Monday, December 8, 2008

Grays Harbor Ocean Energy Company

The Grays Harbor Ocean Energy Company (GHOEC) has filed applications for preliminary Federal Energy Regulatory Commission (FERC) permits for hydrokinetic power at seven sites in six US states.

These filings are starting to get more visibility and comment and several people have asked us for more information on what we are doing, what our plans are, and why we are taking this approach. We have also upset a few people, primarily over two things: for not having engaged in more advance consultation, and for (some fear) having some kind of nefarious agenda.

In this post I will strive to provide some explanatory background along with more information about our plans and intentions. Your comments and constructive criticisms are welcome; please comment on this post or send email to


My business partner Burt Hamner and I founded GHOEC a year ago initially to pursue utility-scale ocean energy near Grays Harbor County in Washington State. Burt earlier had directed a feasibility study (12MB PDF) for Tacoma Power in Puget Sound's Tacoma Narrows to assess the viability and feasibility of tidal power. The study's conclusion is that tidal power in Tacoma Narrows would not be feasible for a decade or longer, and Tacoma Power sensibly declined to proceed further.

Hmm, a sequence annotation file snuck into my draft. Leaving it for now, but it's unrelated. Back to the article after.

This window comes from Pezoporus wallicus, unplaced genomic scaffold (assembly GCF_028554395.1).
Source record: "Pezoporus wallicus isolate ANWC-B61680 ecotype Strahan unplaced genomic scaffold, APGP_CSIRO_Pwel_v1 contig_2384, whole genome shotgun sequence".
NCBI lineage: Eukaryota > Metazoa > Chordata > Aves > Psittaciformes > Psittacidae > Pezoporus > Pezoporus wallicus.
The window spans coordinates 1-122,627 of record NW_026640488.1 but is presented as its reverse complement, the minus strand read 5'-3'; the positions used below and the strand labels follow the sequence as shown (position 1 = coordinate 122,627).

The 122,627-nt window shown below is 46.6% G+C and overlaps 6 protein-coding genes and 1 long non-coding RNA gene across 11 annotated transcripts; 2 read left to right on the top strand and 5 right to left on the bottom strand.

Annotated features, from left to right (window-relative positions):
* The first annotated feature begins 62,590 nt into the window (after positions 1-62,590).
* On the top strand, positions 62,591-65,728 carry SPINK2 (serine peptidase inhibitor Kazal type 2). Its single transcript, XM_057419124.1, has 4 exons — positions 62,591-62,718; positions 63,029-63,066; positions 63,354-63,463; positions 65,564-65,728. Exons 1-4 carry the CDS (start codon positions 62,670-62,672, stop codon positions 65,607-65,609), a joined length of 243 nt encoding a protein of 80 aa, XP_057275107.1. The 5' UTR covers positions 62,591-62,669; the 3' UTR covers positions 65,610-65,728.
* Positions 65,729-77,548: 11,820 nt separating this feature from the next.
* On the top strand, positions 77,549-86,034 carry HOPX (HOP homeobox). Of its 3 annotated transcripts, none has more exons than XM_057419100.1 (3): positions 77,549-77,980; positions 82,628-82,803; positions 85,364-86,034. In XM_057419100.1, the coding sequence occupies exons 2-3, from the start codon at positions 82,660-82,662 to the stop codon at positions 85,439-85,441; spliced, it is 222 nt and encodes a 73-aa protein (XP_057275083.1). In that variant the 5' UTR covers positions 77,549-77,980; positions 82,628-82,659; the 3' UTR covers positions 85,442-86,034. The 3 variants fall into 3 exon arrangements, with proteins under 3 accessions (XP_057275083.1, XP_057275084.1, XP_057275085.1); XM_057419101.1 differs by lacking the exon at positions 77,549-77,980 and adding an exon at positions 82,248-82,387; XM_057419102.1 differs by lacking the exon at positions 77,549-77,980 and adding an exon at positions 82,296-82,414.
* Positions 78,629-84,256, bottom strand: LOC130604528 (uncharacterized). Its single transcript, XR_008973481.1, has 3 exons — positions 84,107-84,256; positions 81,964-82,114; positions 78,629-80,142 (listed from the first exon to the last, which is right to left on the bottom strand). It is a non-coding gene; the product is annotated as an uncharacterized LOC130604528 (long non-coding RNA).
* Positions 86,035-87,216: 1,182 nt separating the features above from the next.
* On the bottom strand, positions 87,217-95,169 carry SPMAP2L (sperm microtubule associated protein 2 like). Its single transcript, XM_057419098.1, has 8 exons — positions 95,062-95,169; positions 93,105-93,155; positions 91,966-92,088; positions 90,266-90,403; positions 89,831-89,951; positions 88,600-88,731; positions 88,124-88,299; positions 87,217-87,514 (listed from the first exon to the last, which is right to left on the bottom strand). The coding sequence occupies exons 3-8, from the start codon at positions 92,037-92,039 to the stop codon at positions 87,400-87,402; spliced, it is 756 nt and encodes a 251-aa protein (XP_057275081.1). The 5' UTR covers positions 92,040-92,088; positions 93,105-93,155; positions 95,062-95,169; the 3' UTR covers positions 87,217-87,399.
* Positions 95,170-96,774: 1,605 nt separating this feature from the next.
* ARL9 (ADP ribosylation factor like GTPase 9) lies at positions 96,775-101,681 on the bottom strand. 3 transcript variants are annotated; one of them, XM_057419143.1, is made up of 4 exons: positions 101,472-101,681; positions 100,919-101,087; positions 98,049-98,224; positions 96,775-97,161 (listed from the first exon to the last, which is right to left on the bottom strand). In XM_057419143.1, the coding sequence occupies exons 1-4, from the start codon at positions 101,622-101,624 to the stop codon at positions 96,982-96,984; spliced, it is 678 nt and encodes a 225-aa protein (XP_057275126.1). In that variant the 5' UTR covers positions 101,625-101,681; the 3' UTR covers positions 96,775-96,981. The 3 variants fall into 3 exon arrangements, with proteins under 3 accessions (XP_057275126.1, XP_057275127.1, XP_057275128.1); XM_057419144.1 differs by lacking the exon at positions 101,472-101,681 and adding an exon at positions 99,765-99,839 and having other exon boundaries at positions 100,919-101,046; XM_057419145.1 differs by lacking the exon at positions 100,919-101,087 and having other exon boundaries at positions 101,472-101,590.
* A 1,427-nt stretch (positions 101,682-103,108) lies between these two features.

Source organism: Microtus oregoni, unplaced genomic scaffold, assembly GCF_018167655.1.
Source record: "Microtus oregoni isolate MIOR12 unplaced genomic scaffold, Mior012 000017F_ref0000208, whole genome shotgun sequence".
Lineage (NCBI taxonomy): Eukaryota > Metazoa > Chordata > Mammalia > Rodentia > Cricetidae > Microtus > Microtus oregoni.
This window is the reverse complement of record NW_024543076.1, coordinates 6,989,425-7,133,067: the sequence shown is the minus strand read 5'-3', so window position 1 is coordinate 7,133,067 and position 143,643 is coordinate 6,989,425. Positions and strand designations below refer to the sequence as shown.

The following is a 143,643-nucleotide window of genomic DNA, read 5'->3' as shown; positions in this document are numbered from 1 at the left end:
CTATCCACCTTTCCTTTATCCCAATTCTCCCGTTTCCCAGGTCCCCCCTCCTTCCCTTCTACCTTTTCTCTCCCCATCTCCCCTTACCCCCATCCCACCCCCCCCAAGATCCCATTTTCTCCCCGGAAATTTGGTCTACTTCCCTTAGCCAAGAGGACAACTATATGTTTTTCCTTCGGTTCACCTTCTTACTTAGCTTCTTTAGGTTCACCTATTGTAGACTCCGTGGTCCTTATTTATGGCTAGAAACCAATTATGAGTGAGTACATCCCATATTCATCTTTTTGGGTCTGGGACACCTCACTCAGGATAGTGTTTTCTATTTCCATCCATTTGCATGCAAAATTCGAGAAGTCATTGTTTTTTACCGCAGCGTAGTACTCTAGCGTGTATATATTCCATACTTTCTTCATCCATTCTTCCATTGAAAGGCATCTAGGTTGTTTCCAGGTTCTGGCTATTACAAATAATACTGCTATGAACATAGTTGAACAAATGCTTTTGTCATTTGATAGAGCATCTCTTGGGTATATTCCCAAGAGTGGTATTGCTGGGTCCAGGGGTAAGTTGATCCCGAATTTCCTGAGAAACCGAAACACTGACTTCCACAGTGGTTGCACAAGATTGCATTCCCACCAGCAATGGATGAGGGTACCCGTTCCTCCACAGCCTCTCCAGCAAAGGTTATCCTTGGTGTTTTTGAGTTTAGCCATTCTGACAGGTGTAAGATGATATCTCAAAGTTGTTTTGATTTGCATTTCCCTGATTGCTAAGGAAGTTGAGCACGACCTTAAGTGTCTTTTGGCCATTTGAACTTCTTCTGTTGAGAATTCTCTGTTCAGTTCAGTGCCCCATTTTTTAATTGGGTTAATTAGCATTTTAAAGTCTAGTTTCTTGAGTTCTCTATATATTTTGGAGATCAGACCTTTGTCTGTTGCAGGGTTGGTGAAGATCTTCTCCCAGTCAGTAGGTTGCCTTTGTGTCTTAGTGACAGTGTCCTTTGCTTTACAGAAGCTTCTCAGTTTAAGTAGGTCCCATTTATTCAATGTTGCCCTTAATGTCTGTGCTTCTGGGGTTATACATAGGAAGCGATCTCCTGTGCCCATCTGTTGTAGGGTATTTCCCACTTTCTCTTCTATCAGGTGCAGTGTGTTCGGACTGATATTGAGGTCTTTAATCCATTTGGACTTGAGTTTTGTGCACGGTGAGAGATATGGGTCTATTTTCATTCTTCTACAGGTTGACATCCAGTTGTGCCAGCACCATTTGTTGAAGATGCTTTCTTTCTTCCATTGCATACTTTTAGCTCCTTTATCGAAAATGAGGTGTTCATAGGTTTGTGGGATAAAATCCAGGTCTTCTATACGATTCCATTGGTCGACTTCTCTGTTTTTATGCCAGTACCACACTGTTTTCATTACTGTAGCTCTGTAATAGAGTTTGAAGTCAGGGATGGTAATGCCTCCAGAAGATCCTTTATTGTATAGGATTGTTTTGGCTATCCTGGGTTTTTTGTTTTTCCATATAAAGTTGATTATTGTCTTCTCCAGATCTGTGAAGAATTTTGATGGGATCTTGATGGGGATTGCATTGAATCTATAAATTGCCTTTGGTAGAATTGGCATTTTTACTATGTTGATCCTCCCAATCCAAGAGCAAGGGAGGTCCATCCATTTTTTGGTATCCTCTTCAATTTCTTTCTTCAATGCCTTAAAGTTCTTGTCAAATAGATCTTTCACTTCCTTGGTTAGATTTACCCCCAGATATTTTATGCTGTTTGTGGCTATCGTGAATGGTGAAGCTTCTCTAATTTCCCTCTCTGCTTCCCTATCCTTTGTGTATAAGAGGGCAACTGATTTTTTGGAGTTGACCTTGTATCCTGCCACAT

Although the study's result was disappointing--we had hoped to proceed with a demonstration project there--the need for renewable energy persists, so we looked at where to go next, and, as a result formed two companies, Hydrovolts and GHOEC. Hydrovolts seeks to take the concept of utility scale tidal turbines and build them much smaller--at kilowatt scale--for distributed and point-of-use generation. GHOEC sought to find solutions other than tidal power for large-scale renewable energy generation in Washington State.

During the assessment for Tacoma Power it became clear that the outer coast of Washington State has very strong wave and wind resources, and few were exploring them. Natural Currents LLC received a preliminary permit for tidal energy in Willapa Bay in March 2007 (P-12729) and Finavera Rewnewables continues to pursue wave energy in Makah Bay, having received the nation's first (and so far only) commercial operating license from FERC. (FERC permits and comments can be found here.) GHOEC filed an application for a preliminary FERC permit on 10/28/07 to assess the ocean energy potential near Grays Harbor; given the potential of the resource, we were surprised that no one else had previously done this.